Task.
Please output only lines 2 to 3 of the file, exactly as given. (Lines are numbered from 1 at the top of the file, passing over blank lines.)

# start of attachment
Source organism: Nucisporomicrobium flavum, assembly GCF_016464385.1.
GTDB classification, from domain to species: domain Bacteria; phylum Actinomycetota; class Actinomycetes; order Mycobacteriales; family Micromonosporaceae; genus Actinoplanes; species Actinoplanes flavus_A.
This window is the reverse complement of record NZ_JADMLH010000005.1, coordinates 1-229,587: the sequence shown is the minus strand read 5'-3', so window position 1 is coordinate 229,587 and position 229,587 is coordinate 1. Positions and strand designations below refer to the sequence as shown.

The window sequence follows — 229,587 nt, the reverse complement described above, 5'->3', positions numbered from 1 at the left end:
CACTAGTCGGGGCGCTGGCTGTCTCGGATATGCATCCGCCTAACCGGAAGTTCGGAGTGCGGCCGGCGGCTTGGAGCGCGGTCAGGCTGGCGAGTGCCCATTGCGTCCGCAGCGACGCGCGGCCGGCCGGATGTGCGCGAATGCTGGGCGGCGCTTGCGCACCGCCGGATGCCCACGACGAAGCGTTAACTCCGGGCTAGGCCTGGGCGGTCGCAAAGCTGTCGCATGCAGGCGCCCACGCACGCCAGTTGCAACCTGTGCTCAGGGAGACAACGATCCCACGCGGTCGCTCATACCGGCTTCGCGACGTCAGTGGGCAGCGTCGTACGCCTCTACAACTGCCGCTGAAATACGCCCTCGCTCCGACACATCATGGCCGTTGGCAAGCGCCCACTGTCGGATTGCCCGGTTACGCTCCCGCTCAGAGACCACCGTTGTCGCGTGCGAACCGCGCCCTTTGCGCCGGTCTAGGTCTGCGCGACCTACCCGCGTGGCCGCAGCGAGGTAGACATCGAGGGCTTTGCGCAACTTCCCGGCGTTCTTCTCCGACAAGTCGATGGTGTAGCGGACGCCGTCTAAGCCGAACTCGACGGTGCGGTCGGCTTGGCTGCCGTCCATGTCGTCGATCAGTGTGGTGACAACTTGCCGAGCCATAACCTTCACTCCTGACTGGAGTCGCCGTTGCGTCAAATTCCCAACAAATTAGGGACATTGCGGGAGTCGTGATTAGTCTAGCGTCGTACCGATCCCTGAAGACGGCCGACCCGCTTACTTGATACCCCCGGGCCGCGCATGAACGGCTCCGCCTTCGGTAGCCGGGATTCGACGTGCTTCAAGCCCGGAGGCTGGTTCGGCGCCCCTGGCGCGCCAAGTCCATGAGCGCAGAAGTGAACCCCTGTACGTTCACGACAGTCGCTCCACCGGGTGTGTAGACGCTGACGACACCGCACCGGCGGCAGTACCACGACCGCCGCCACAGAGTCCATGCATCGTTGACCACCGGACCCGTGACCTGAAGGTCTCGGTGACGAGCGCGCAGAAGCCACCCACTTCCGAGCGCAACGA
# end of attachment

GTDB classification, from domain to species: domain Bacteria; phylum Actinomycetota; class Actinomycetes; order Mycobacteriales; family Micromonosporaceae; genus Actinoplanes; species Actinoplanes flavus_A.
This window is the reverse complement of record NZ_JADMLH010000005.1, coordinates 1-229,587: the sequence shown is the minus strand read 5'-3', so window position 1 is coordinate 229,587 and position 229,587 is coordinate 1. Positions and strand designations below refer to the sequence as shown.